How to Manage & Improve Cash Flow for Small Business
Cash flow management is a vital component in maintaining a healthy company. Knowing how to manage cash flow for your small business can positively impact your ability to accurately and strategically plan for your company’s future.
The following will help you improve your cash flow management, arming you with the skills you need to make the best decisions for your company.
What Is Cash Flow?
Your company’s cash flow is the net value of the inflow and outflow of your company’s money. Measuring cash flow provides an accurate account of your change in balance sheet accounts.
3 Main Types of Cash Flow
There are three main categories of cash flow: operating, investing, and financing. Learning to track and separate your inflow and outflow for each is crucial for making informed decisions about your spending.
1. Operating Cash Flow
Operating Cash Flow (OCF) is the measure of your company’s inflow and outflow relating directly to your core day-to-day operations: for instance, your lease, electricity, and payroll.
OCF is calculated using the following formula: Operating cash flows = net income + non-cash expenses (usually depreciation expenses) +/- changes in working capital
2. Investing Cash Flow
Your Investing Cash Flow deals with long-term assets, like buildings and properties you own. These are assets you intend to hold for an extended period.
3. Financing Cash Flow
The money you owe creditors is considered financing cash flow. Maintaining a healthy business means staying current on borrowed money.
What Is a Cash Flow Forecast?
A cash flow forecast uses your historical data to project a course for your future operations. Forecasting can help you decide whether to free up funds to expand your business or to prepare for a shortfall.
Positive and Negative Cash Flow
Positive cash flow means more money is coming into your business than outflow. A negative cash flow means the opposite: you’re spending more than what’s coming in.
You can repay debts or prepare for difficult financial times with a positive cash flow. A negative cash flow is a warning to make adjustments to prevent an extended shortfall.
What Is Cash Flow Management?
Cash flow management involves monitoring, analyzing, and adjusting your company’s spending and receiving to remain financially stable. Managing your cash flow allows you to recognize potential short-term problems or take advantage of strategic growth when you have enough liquidity.
How to Manage Cash Flow for Your Small Business
Cash flow management allows you to accurately plan and budget based on hard data. At Amplēo, we assist our clients in building out a 13-week cash flow forecast. This forecast helps them learn to track their spending and receiving in order to catch potential problems—before they become a problem.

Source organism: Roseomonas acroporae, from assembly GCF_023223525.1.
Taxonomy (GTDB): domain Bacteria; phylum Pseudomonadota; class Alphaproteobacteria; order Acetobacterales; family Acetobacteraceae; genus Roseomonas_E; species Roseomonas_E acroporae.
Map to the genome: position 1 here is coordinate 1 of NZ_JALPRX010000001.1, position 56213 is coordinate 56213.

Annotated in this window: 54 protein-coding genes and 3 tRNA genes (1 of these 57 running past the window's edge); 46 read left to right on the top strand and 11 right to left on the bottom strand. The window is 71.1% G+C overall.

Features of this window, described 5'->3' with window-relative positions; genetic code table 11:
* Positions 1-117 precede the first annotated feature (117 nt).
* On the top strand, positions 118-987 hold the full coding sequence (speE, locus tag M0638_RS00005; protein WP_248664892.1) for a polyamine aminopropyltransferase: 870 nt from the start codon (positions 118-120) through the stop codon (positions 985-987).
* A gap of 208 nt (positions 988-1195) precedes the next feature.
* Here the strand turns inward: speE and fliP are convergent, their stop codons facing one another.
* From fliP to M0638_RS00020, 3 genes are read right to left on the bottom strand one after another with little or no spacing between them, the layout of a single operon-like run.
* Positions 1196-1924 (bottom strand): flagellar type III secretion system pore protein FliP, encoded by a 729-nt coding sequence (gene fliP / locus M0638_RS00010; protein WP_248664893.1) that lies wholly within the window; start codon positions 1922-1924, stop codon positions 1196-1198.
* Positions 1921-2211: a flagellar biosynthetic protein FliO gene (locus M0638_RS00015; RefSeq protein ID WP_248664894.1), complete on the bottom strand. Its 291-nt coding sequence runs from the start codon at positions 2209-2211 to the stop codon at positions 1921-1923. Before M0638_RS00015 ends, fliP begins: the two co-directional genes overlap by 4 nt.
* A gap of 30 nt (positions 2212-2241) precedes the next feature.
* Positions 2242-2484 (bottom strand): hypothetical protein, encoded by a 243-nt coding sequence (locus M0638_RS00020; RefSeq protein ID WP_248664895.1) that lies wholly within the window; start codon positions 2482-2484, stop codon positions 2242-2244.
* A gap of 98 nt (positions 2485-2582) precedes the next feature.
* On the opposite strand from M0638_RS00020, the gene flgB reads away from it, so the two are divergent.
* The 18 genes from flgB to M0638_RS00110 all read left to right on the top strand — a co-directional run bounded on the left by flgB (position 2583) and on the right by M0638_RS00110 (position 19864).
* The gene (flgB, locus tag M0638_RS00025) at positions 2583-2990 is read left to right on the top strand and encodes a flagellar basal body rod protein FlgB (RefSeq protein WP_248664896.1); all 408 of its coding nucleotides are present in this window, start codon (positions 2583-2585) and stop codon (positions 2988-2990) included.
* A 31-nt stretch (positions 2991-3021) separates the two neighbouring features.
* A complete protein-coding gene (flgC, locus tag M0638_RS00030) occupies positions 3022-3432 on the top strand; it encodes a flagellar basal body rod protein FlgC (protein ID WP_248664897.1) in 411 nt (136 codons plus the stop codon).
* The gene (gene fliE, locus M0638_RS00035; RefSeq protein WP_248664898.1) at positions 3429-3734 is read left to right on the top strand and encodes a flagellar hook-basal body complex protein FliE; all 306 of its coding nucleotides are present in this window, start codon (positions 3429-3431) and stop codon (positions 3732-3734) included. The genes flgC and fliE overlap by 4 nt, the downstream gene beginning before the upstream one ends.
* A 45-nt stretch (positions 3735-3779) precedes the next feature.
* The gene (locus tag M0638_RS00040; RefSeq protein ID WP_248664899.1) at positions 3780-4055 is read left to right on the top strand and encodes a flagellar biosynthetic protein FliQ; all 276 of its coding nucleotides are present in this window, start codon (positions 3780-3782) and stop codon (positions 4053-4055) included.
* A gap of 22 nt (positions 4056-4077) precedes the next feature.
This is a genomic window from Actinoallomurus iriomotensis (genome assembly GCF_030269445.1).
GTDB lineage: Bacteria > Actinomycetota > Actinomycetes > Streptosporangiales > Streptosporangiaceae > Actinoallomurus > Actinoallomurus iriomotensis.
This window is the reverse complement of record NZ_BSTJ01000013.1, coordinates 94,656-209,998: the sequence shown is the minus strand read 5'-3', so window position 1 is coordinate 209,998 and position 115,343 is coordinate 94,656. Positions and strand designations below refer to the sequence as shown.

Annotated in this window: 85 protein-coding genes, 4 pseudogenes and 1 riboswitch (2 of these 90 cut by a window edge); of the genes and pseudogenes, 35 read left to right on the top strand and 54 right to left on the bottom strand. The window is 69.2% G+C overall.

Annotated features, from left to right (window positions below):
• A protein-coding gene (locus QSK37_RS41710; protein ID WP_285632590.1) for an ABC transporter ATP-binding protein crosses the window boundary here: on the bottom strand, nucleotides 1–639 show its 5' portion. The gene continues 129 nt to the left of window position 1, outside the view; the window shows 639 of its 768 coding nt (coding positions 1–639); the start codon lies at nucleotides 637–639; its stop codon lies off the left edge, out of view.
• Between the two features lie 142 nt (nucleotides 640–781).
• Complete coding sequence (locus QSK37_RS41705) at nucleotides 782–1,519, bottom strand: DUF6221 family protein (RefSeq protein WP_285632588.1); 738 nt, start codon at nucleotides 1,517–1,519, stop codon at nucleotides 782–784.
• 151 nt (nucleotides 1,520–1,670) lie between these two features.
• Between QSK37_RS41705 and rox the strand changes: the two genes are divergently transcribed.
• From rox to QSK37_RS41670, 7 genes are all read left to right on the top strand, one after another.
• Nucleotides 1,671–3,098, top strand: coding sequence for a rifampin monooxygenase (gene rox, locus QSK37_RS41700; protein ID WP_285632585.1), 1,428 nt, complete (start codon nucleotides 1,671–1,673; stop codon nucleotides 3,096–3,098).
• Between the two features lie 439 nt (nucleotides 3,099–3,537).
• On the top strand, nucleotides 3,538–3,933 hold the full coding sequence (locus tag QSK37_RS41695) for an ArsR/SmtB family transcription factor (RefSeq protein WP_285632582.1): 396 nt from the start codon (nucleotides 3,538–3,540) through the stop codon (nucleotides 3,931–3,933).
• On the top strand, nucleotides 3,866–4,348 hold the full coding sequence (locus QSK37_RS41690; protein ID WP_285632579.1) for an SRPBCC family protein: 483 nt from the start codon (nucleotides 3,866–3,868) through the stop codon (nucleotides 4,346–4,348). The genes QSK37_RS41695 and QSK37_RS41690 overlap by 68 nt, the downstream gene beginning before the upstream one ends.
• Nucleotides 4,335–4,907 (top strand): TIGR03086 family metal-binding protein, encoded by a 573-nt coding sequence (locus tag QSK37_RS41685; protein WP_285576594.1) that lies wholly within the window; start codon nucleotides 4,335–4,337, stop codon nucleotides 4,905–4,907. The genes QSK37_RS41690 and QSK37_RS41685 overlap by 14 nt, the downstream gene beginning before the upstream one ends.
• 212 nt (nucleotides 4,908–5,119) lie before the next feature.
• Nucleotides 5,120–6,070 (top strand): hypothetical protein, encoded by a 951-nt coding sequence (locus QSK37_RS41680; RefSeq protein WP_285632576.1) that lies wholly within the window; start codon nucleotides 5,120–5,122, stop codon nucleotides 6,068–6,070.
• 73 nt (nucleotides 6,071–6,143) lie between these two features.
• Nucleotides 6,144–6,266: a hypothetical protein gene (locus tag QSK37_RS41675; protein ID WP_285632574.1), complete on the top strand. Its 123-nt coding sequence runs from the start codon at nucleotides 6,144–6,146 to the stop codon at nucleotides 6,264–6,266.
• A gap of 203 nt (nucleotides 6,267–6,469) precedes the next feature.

For instance, if you have some customers that are slow to pay, this can lead to unexpected cash restraints. With the proper knowledge about your cash flow, you can avoid getting behind on your payments to your suppliers by borrowing from a line of credit, or postpone your growth strategy during lean months. Having this kind of foreknowledge helps you operate your business with certainty, making the best use of your resources and avoiding problems before they hinder your business.
Why Is It Important to Manage Your Cash Flow?
Managing your cash flow is essential for properly planning in the immediate and long term. It can help you prepare for a cash crunch by discovering potential problems early or signaling the strategic time to expand. Lenders often require a cash flow report to determine whether it’s safe for you to borrow from them.
Knowing your cash flow is particularly important when growing your small business. You must be cautious about every dollar you spend, especially when you have limited resources. Information is your best defense against uncertainty.
How to Improve Cash Flow Management: 5 Important Practices
Managing your cash flow means preparing for conditions before they have an unwanted impact on your business. The following elements of proper cash flow management will help you stay on top of your company’s spending.
1. Tracking Your Cash Flow
Managing your cash flow helps you hold to a budget. Proper management requires understanding where you’re spending and where your earnings are coming from.
2. Managing Your Accounts Receivable and Payable
Knowing your cash flow helps you detect past-due customers so you can send them a reminder. You may find you’re behind on paying a supplier, in which case you can arrange payments without a late fee.
3. Offering Incentives to Customers
To improve your cash flow, consider offering discounts to customers who pay their invoices early. You can also simplify the payment process by accepting credit cards, e-checks, or other digital forms of payment.
4. Using Cash Flow Forecasting to Your Advantage
You can make better-informed decisions about the future of your business when you have detailed information on the past. Use forecasting tools like software and a qualified financial consultant to plan accurately.
5. Maintaining Close Ties with Lenders
Companies—large or small—will go through times when cash flow is limited. Keep positive, open communication with your lenders in preparation for temporary shortfalls. It may take a short-term loan or a line of credit to survive a money crunch.
Amplēo Can Help You Stay On Top of Your Cash Flow
With Amplēo, you’ll learn to use data to your advantage with our 13-week cash flow forecast. Businesses make better decisions about spending, expanding, or planning for leaner times when they know exactly where they stand with their cash flow.
Get in touch to find out how we can help you manage cash flow in your business today.